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On the logic of charity

Summary

Lynn Cohick contrasts Graeco-Roman patronage with Jewish and Christian giving.

Summary

Lynn Cohick contrasts Graeco-Roman patronage with Jewish and Christian giving.

Transcript

The notion of charity – that is, giving to those in need – is certainly something that the Christians took from the Jewish Bible, the Old Testament, where God encourages all of his followers to give to others. I think what the Christians did, as they thought about Jesus’ example, is they wanted to give to those who could never return it back. And that’s the idea of giving to the poor.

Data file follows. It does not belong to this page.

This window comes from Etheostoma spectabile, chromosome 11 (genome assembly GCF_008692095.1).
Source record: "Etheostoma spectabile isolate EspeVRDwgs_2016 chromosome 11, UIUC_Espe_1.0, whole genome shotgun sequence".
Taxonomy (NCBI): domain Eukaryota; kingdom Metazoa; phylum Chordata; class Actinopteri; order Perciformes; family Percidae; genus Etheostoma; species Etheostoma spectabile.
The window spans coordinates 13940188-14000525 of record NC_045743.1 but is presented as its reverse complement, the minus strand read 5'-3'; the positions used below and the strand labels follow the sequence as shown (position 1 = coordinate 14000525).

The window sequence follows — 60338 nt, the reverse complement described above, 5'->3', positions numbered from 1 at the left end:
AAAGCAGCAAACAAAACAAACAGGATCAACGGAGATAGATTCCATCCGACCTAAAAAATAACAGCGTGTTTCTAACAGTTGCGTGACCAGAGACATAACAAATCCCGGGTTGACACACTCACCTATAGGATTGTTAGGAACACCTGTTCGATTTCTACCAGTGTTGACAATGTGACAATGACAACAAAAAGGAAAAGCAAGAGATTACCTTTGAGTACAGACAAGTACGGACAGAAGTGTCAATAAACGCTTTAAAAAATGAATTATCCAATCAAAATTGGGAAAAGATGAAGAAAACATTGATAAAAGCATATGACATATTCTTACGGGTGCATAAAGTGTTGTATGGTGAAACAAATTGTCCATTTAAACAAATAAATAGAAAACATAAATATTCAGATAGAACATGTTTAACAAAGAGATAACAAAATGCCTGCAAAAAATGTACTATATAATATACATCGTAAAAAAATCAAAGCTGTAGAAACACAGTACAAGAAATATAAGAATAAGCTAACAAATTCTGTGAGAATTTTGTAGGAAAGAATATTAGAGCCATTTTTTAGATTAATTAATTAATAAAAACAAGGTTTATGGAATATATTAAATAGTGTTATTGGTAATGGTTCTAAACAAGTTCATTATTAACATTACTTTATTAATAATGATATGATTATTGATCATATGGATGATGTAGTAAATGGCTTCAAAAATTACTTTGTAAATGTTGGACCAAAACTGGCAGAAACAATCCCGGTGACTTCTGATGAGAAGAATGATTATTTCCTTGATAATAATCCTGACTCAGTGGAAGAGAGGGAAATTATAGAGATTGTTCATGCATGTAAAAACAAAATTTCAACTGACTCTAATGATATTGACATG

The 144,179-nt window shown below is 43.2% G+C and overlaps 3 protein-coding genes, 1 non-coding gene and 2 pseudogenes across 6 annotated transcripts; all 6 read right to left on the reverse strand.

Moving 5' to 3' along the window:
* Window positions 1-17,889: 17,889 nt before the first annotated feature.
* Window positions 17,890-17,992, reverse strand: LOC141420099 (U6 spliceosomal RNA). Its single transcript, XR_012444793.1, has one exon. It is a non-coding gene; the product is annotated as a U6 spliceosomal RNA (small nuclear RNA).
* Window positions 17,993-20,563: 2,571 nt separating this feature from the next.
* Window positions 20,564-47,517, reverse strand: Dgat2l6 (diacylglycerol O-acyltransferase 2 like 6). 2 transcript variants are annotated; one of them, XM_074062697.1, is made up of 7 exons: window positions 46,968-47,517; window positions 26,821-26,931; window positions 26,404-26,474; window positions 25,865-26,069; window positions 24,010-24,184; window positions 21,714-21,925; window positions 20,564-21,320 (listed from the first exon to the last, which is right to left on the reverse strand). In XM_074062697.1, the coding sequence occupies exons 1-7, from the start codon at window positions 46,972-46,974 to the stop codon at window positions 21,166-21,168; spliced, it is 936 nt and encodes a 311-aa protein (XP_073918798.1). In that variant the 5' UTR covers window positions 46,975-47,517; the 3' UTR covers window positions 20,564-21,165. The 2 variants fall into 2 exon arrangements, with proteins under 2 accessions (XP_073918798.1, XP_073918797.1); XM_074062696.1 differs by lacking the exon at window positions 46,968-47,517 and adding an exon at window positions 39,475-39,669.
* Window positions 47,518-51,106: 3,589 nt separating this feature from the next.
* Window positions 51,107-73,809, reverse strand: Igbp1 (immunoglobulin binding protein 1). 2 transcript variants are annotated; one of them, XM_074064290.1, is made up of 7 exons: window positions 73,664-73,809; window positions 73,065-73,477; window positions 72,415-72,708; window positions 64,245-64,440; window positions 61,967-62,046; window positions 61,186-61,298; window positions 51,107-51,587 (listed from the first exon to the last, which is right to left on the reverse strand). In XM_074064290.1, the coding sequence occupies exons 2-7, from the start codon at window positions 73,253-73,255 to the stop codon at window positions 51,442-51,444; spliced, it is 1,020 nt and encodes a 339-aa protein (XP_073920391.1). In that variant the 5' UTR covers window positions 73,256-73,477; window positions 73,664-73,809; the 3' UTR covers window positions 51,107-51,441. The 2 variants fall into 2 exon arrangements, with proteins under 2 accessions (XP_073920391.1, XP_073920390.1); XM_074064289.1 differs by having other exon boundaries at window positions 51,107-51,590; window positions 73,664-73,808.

Now there was giving in the Graeco-Roman world: patronage. When wealthy people gave to the city, they would give to make big buildings, or to put on festivals. And even when they gave food, like in these festivals, they didn’t give everybody the same food – they gave the wealthy people better food, and sometimes the poor didn’t get anything. When the Christians gave, they specifically targeted the poor; in part because, I think, Christ’s own persona, if you will – his own being – was as one who was poor. Even though he was a king. And the Christians tried to live that out, to see themselves also as poor and in need of God’s care – and so then extending it to those around him who were poor.